Dec 16: GND series -- public transportation and mobility

The Green New Deal discussion series in the spring of 2020 brought together a wide array from our diverse community to discuss a powerful vision of how we can and must adapt in order to survive as a species within our larger global ecology. We looked closely at the deep interdependence of our human needs such as health care, housing, transportation, education, food access, dignified work, and inclusive democratic process. And we agreed that surviving and thriving will depend on understanding and repairing the long-time harms of systemic racism, sexism, homophobia, xenophobia, ableism, class oppression and other unjust cracks in our collective foundations. 

This next five-month series focuses on supporting collective efforts on the local and regional levels to develop concrete platforms, policies, and legislation tailored for the needs of our own communities - and to understand the power system ecologies that move decision making. Each session will focus on a different topic area. Next Wednesday, December 16th, from 6-8pm, you're invited to a policy and power mapping session focused on Allegheny County public transportation and mobility.

The first hour will be focused on providing feedback on the transportation proposals being developed by a Pittsburgh regional network convened by the UrbanKind Institute and their partners at Black Women Wise Women and Mongalo-Winston Consulting as part of the the Equitable and Just Platform for Pittsburgh, with a deep commitment to systemic racial justice and intersectional organizing by communities most affected by public decision making. 

The second hour will focus on building a power map to support the outreach, advocacy, and organizing needed to push our collective visions for public transportation and mobility into practical reality. We will be starting from this initial draft of a public transit power map, working to incorporate other sectors of regional decision-makers, power players, influencers, opponents, and potential allies such as:

  • Boards and Commissions for Pgh and Allegheny County

  • Unions related to transportation operation or manufacturing, with assistance from union researchers and organizers from UE and ATU;

  • The foundations and other big non-profits, like Pitt, CMU, UPMC, the Allegheny Conference, etc; (we'll be using the Mon Connector as an example in the Dec 16th session.) Here's an excellent PG series of articles by Rich Lord on the broad context of how such institutions wield power and influence government and development in Pittsburgh.

  • Corporations in public-private partnerships with government for local public services, such as those that contract with Port Authority's paratransit Access service.

  • Tech-transportation privateers like Uber and Lyft, and/or other autonomous vehicle manufacturing or design companies like Aptiv

  • Transportation-related advocacy organizations, many of which work across a range of modes and issues, including buses, rail, biking, walkability and disability access, racial equity, migrant justice, and environmental justice.

  • Transportation media: Which venues and reporters cover transportation beats that are relevant to educating and influencing both the general public and decision makers?

Your ideas of other sectors to include are strongly encouraged! This session is just one brainstorming analysis for the power mapping process in this topic, with many registrants already committed to continuing to contribute their expertise over upcoming months. The Google documents from all topics throughout the series will be shared with participants for further input, revisions, additions - and for use in their areas of advocacy, organizing, or coalition building.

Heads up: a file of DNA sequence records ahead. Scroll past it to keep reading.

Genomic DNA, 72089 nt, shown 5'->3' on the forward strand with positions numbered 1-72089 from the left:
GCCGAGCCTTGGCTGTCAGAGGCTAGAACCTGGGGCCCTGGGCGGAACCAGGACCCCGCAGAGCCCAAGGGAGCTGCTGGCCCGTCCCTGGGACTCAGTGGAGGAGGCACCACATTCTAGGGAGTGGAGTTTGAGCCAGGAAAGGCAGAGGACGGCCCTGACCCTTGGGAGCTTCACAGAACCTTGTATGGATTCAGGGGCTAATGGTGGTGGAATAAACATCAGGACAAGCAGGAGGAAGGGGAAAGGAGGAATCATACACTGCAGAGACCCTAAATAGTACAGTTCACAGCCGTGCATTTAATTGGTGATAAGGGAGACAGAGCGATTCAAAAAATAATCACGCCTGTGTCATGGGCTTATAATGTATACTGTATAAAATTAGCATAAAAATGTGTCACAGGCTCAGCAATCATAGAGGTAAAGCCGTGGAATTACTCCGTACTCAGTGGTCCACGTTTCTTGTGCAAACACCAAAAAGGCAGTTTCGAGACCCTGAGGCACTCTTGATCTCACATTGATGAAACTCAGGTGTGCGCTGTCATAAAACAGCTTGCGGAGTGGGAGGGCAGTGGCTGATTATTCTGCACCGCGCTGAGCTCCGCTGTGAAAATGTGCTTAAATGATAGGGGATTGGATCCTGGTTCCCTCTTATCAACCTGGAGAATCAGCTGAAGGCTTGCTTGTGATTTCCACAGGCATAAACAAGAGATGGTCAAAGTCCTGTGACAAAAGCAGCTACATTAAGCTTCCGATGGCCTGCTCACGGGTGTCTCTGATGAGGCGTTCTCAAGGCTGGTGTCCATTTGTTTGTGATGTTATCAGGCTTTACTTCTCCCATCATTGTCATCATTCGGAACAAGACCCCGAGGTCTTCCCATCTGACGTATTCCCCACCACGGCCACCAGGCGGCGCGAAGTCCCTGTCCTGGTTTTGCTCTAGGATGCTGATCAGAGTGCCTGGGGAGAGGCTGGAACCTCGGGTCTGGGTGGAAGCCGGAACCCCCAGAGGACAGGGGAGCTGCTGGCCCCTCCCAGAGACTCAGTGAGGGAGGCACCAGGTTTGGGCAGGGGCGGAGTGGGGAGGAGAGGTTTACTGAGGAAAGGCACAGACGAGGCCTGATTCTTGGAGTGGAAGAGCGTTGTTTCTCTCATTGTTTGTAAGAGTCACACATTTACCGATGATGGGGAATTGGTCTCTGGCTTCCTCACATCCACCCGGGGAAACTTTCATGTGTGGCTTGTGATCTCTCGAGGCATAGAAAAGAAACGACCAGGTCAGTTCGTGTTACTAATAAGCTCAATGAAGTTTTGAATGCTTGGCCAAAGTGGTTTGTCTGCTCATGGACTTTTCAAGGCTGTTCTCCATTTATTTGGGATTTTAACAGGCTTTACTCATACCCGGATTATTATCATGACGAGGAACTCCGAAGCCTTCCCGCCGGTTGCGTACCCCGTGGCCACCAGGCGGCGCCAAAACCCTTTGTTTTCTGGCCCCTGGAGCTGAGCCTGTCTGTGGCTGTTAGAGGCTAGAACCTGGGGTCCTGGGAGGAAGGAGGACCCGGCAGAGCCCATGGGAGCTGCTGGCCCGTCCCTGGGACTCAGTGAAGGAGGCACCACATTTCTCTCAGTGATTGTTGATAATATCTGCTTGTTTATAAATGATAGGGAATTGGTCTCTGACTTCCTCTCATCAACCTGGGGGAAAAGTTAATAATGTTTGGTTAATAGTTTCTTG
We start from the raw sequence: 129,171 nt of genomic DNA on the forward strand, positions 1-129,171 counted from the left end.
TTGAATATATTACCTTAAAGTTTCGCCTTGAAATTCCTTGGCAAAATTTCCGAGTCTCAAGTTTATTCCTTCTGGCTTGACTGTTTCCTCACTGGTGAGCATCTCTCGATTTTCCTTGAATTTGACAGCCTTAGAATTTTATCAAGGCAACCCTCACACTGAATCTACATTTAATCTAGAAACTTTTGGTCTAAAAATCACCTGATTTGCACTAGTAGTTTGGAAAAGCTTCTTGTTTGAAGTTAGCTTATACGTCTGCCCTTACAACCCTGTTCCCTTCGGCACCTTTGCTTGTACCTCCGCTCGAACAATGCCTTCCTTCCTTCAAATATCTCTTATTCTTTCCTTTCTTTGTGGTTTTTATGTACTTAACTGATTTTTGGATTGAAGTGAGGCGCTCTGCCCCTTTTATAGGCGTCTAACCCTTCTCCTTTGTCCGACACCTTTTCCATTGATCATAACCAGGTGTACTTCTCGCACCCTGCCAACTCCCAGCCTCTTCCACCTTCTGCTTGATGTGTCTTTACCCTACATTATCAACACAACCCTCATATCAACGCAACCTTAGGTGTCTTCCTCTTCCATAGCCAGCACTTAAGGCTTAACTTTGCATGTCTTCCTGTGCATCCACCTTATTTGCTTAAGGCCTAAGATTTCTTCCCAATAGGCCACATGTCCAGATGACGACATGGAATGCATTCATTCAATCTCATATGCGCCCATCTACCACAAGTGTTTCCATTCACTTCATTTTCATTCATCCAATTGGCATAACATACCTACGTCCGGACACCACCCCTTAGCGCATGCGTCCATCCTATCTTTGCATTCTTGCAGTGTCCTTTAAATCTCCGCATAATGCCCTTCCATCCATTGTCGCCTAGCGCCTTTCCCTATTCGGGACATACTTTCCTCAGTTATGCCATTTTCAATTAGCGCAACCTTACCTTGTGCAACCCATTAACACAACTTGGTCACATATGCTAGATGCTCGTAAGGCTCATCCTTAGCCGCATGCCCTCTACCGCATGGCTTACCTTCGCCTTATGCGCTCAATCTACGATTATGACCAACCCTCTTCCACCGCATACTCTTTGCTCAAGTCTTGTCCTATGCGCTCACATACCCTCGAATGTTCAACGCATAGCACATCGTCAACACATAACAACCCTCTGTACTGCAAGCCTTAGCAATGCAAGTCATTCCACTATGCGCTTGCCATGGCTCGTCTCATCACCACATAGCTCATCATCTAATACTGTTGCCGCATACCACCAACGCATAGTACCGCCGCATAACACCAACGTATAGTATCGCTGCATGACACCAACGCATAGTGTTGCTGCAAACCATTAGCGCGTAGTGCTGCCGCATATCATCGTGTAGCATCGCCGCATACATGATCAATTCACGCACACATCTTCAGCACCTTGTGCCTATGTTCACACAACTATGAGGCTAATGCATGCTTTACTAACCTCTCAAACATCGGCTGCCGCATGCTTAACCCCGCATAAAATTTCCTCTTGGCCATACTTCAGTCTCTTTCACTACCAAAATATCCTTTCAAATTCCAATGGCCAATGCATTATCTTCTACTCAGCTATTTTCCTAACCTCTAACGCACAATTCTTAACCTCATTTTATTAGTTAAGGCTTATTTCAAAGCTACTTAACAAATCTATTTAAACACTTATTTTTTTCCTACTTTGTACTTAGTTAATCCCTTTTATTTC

To join the December 16th session, please fill out this Google form and we will email you the Zoom link.  If you can't make this session and have a special interest or expertise in transportation and mobility, please reply to this email and we will share the Google power mapping document with you for your participation in the continuing process. And in the spring there will be a second session devoted to the transportation policies of the ReImagine Appalachia regional platform and transportation policy and power mapping at the regional, state, and national levels

Dec 15: ROCIS on Reducing Cooking Pollution in Homes

Keep a Lid On It:  
Best Practices for Reducing Cooking Pollution in Homes
             How safe and healthy is your indoor air when cooking at home?

Experience from the ROCIS Low Cost Monitoring Project has confirmed that cooking activities appear to be the dominant indoor sources of particle generation in many Pittsburgh houses.  The more you cook, the more particles are created.  However, our monitoring only reveals part of the stew of various indoor pollutants, odor, and moisture, whether cooking with a gas or an electric appliance.  Breathing these pollutants can significantly increase the risk of both short-term and long-term health effects.

To learn how to effectively reduce exposures to cooking pollutants and odors, please join us this Tuesday at 2 for an overview of the ROCIS best practice guide for kitchen range hoods and low emission cooking, by Tom Phillips, Healthy Building Research.

  1. Be aware of health, moisture, noise, odor, and climate action issues associated with home cooking and kitchen ventilation.
  2. Understand the basics of how to select, install, test, and operate a ducted range hood in order to achieve effective, quiet kitchen ventilation. Know where to find more and updated information.
  3. Learn how to reduce cooking emissions and toxin formation by healthy, low emission cooking practices and appliance selection.

2-3:15 p.m. via GoToWebinar.  For more information and to register, click here

Dec 13: PASUP on Plastic and the Pandemic

During these times of Covid so much is uncertain yet plastic pollution remains a growing “pandemic” in its own right. Consumers are often urged to utilize deposable, "one time use" products as a matter of safety and the plastic industry seems more than willing to help amplify and support this message. Even the CDC has advocated for single use dinnerware for the holidays!  Join us Sunday Dec 13th to help separate fact from fiction.  Our presenters be sharing their thoughts and we look forward to hearing yours as well!